Contempt of court

<span style="font-family: Calibri; font-size: small;">The mother of my grandson I believe has moved to another province and my son at this time is not I believe in a position to mentally deal with this and he does have a court order for supervised visitation. Although she was letting my son see the child anytime he wanted up until December of 2011. This I feel means she went against the court order herself and then had him charged for going against the order. I know that moving to another province while he has visitation rights is against the order. </span> <p><span style="font-family: Calibri; font-size: small;">Since he can`t or won`t do anything about this move would I as the grandmother be in a legal position to have anything done in regards to this matter and having the child and or her brought back for contempt of the court order.</span></p> <p><span style="font-family: Calibri; font-size: small;">She did leave without informing anyone including the father other than her family of this move.</span></p> <p><span style="font-family: Calibri; font-size: small;">Thank you and hopefully I will hear from you as this concern me greatly.</span></p>


Asked over 8 years ago in Ontario
Categories: Family Law

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Marc A.  D'Heureux

Answer by Marc A. D'Heureux

VerifiedOntario lawyer


A contempt motion is an often fairly "technical" area of the law. As such, without seeing the exact wording of the court order and without knowing all of the relevant circumstances I cannot say whether the mother is in contempt of the order or not.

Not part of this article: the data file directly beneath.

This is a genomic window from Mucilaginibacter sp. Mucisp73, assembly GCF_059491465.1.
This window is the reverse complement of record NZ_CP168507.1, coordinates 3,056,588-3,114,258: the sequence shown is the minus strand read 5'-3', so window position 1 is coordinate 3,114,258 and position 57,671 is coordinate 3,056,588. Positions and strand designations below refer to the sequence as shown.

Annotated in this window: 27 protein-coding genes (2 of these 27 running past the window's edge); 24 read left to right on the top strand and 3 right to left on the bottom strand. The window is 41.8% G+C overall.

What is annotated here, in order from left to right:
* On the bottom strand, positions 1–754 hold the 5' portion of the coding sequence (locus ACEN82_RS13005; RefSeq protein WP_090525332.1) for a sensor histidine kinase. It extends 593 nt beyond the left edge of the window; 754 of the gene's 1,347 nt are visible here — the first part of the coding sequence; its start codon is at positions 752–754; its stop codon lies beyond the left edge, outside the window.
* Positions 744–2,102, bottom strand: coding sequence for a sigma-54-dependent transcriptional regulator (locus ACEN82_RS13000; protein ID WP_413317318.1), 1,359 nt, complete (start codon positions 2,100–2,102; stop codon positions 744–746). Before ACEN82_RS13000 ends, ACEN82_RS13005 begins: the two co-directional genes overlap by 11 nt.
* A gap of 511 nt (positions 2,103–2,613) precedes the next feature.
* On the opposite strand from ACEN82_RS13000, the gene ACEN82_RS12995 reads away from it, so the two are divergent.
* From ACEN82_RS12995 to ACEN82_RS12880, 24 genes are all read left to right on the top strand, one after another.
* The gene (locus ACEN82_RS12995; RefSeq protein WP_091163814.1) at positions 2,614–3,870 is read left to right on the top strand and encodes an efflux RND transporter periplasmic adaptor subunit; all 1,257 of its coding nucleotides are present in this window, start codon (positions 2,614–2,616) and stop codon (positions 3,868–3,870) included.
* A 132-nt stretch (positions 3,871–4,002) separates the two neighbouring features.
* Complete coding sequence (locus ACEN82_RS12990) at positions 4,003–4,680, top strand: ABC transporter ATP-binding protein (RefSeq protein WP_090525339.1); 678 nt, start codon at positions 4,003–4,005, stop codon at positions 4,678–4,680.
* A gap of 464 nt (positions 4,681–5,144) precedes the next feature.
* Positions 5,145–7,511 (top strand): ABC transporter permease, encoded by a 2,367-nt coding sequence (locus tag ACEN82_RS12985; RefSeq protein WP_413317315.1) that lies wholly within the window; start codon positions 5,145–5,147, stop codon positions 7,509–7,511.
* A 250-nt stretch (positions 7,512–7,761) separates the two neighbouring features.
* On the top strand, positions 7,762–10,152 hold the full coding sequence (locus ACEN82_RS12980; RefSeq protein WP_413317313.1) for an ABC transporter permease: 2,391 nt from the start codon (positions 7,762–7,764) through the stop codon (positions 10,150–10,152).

In any event, if you are not a party to the court case between your son and grandson's mother you would not have standing to bring a contempt motion. It would be up to your son to do so.

Posted over 8 years ago

Please contact me directly for a consultation. Marc A. D'Heureux, Barrister & Solicitor, 555 Kingston Road. West, Ajax ON Tel:(905) 427-4077 ext. 27 Email: MarcD@reillyandpartners.com

Please note that this is for informational purposes only and does not constitute legal advice to you. Legal advice pertaining to your particular situation can only be provided by a lawyer who has met with you to obtain all pertinent background information necessary to give you a formal legal opinion. For formal legal advice, hire a lawyer (many give a free first consultation). Contact Marc A. D'Heureux, or search the Lawyer Directory.


Lorne  Fine

Answer by Lorne Fine

VerifiedOntario lawyer


I am uncertain if the Order granted you rights to see the child.  If it did not, your son would have to bring the contempt motion.  However, as a grandmother, you do have rightst to visit the child notwithstanding the terms of the Order.  Please call to discuss.

Posted over 8 years ago

Please contact us directly to discuss your matter in detail. Lorne J. Fine Barrister & Solicitor FINE & ASSOCIATES PROFESSIONAL CORPORATION Family and Divorce Lawyers 1120 Finch Avenue West, Suite 601 Toronto, Ontario M3J 3H7 Tel: (416) 661-2066 Fax: (416) 661-2116 Email: lfine@torontodivorcelaw.com Please see our website www.Torontodivorcelaw.com for additional information on aspects of Family/Divorce law. Please join our blog www.torontodivorcelaw.com/blog

Please note that this is for informational purposes only and does not constitute legal advice to you. Legal advice pertaining to your particular situation can only be provided by a lawyer who has met with you to obtain all pertinent background information necessary to give you a formal legal opinion. For formal legal advice, hire a lawyer (many give a free first consultation). Contact Lorne Fine, or search the Lawyer Directory.

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